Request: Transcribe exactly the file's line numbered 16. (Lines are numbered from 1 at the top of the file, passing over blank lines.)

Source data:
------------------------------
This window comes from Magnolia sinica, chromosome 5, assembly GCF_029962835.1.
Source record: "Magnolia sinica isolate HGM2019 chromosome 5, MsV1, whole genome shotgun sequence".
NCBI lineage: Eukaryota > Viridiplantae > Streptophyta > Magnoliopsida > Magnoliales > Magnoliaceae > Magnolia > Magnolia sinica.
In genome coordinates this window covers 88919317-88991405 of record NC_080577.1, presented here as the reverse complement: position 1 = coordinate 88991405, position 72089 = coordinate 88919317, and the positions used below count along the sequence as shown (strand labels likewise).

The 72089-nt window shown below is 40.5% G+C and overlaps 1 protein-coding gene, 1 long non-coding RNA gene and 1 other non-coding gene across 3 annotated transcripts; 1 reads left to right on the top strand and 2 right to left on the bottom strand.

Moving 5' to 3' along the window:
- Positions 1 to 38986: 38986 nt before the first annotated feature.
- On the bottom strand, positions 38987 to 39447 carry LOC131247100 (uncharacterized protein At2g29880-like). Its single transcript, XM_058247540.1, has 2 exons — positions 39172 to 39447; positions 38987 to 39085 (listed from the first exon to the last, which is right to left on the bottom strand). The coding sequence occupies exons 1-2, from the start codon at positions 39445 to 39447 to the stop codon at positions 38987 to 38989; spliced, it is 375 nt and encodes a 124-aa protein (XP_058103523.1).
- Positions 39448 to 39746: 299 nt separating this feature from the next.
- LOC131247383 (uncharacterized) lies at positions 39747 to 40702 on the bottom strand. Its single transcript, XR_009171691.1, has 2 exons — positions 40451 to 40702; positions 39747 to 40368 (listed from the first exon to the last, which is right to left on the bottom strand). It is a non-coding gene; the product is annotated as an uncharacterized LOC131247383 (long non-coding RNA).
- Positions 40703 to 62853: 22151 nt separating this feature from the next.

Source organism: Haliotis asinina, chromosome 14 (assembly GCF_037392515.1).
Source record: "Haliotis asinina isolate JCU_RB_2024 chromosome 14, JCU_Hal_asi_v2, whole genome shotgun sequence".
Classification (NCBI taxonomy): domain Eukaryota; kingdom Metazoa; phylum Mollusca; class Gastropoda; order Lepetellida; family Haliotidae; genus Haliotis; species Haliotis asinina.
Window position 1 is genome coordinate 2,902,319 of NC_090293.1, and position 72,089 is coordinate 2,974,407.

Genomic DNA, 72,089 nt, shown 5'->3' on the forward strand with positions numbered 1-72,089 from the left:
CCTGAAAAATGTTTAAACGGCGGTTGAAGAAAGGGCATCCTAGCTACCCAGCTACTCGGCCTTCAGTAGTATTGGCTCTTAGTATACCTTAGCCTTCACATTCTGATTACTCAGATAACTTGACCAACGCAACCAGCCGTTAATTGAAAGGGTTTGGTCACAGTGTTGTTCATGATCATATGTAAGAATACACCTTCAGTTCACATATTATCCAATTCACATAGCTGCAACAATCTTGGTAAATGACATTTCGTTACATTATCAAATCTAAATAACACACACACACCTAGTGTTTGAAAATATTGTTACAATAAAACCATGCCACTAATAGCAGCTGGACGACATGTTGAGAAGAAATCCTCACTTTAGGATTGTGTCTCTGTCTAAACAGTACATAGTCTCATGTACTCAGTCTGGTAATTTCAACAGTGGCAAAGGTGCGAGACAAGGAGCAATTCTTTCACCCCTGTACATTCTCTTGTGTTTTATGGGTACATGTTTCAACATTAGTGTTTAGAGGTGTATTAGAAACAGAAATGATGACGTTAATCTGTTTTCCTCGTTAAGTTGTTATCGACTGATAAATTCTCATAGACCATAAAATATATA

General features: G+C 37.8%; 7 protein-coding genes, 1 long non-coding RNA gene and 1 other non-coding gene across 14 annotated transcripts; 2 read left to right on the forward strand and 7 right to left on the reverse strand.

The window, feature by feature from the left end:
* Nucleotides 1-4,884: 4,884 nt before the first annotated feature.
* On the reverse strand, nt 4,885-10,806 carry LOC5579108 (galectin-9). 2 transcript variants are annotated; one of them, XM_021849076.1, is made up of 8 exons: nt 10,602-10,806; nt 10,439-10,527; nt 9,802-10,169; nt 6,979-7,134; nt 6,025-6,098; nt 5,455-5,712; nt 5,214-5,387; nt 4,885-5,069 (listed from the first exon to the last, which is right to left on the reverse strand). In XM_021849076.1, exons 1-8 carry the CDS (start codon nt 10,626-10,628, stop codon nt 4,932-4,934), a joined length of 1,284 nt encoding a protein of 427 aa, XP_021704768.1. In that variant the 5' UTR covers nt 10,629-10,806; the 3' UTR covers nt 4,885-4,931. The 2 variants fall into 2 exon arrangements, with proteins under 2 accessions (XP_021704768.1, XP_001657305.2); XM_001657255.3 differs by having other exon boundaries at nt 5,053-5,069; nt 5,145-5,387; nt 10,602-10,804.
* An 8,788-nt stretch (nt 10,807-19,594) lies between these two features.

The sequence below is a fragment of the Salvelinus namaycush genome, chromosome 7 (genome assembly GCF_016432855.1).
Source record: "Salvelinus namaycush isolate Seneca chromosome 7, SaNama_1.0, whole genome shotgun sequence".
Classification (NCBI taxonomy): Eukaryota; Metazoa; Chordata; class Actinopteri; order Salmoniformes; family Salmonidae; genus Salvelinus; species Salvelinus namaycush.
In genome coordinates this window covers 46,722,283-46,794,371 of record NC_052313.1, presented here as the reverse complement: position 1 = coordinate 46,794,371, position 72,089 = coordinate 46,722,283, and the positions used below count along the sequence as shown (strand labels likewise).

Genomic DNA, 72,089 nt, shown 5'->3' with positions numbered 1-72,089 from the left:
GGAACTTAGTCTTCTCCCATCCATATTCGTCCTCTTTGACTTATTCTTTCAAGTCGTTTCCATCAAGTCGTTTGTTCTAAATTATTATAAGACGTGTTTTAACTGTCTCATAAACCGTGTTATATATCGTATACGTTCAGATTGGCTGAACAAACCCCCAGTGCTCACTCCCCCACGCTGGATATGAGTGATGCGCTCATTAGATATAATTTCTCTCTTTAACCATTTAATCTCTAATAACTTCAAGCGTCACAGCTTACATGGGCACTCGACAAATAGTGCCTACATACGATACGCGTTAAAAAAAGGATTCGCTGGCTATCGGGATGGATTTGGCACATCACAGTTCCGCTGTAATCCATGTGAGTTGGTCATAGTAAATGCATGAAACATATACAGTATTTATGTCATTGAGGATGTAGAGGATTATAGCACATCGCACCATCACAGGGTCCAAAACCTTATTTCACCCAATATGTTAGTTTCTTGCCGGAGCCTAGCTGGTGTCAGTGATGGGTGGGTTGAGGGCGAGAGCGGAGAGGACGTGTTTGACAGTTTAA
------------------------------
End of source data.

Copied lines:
Genomic DNA, 72,089 nt, shown 5'->3' on the forward strand with positions numbered 1-72,089 from the left: